In mid-February 2017, Anti-Defamation League began speaking out about what appears to be a wave of anti-Semitic incidents across the country. On 22 February 2017, the ADL itself became a target when someone called a bomb threat into the civil rights organization's New York City headquarters.
According to a New York police spokesman, the NYPD received a 911 call just after 11 a.m. from the Anti-Defamation League, reporting a bomb threat. The police and the NYPD bomb squad responded, searched the building, and found it to be safe; the building was not evacuated. Authorities are in the early stages of the investigation. Jonathan Greenblatt, the ADL's chief executive officer, released the following statement:
Today, ADL's national headquarters in New York received an anonymous bomb threat. While there is no information at this time to indicate that this is more than a threat, we are taking it very seriously. We are working with law enforcement officials to determine if it is connected to similar threats against Jewish institutions across the country. This is not the first time that ADL has been targeted and it will not deter us in our efforts to combat anti-Semitism and hate against people of all races and religions.
The incident was one of dozens of instances of threats and vandalism targeting Jewish community centers and other landmarks across the country in early 2017. In one incident, vandals desecrated a Jewish cemetery in St. Louis, Missouri by toppling and damaging headstones. Muslim-American activists Linda Sarsour and Tarek El-Messidi have raised nearly $100,000 to repair Chesed Shel Emeth Cemetery:
On the heels of bomb threats and hate crimes against dozens of Jewish community center's across the United States, a historical Jewish cemetery was vandalized this past weekend when over 170 headstones were damaged. Muslim Americans stand in solidarity with the Jewish-American community to condemn this horrific act of desecration against the Chesed Shel Emeth Cemetery. We also extend our deepest condolences to all those who have been affected and to the Jewish community at large.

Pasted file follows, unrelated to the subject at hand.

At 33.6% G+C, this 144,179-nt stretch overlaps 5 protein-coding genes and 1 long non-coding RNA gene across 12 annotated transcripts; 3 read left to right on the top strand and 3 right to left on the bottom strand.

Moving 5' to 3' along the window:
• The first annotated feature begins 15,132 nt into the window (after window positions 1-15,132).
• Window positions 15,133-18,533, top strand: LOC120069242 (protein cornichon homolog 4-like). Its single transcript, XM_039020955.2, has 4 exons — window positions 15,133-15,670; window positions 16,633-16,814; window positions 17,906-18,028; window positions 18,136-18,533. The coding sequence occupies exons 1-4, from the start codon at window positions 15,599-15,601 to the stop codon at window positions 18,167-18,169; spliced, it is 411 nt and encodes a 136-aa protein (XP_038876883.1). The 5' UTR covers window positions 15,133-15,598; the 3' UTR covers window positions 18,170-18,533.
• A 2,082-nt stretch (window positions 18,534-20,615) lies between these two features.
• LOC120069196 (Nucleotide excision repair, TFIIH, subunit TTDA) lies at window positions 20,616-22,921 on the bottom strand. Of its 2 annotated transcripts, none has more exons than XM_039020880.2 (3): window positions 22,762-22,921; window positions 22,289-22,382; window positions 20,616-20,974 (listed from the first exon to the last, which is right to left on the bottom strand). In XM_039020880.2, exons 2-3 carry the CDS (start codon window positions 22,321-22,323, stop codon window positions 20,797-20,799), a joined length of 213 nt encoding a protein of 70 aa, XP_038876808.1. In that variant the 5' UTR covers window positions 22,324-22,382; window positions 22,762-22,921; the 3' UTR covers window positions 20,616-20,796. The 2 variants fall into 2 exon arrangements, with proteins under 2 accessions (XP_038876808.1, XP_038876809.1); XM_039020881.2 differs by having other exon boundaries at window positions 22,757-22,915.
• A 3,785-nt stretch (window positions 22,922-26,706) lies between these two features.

According to the Jewish Community Center Association of North America, this outbreak of threats is the fourth wave this year of similar incidents:
On February 20, 11 Jewish community centers received phoned-in bomb threats. This comes in the aftermath of three waves of bomb threats in January (Jan. 9, Jan. 18, and Jan. 31), resulting in, through today, 68 incidents at 53 JCCs in 26 states and one Canadian province in total. All bomb threats this year proved to be hoaxes, and all JCCs impacted have returned to regular operations.
On 20 February 2017 alone, eleven Jewish community centers received hoax bomb threats, according to David Posner, director of strategic performance at JCC Association of North America.
Vice President Mike Pence visited the vandalized cemetery and condemned the act as "vile":
On Monday morning America awoke to discover that nearly 200 tombstones were toppled in a nearby Jewish graveyard... We condemn this vile act of vandalism and those who perpetrate it in the strongest possible terms.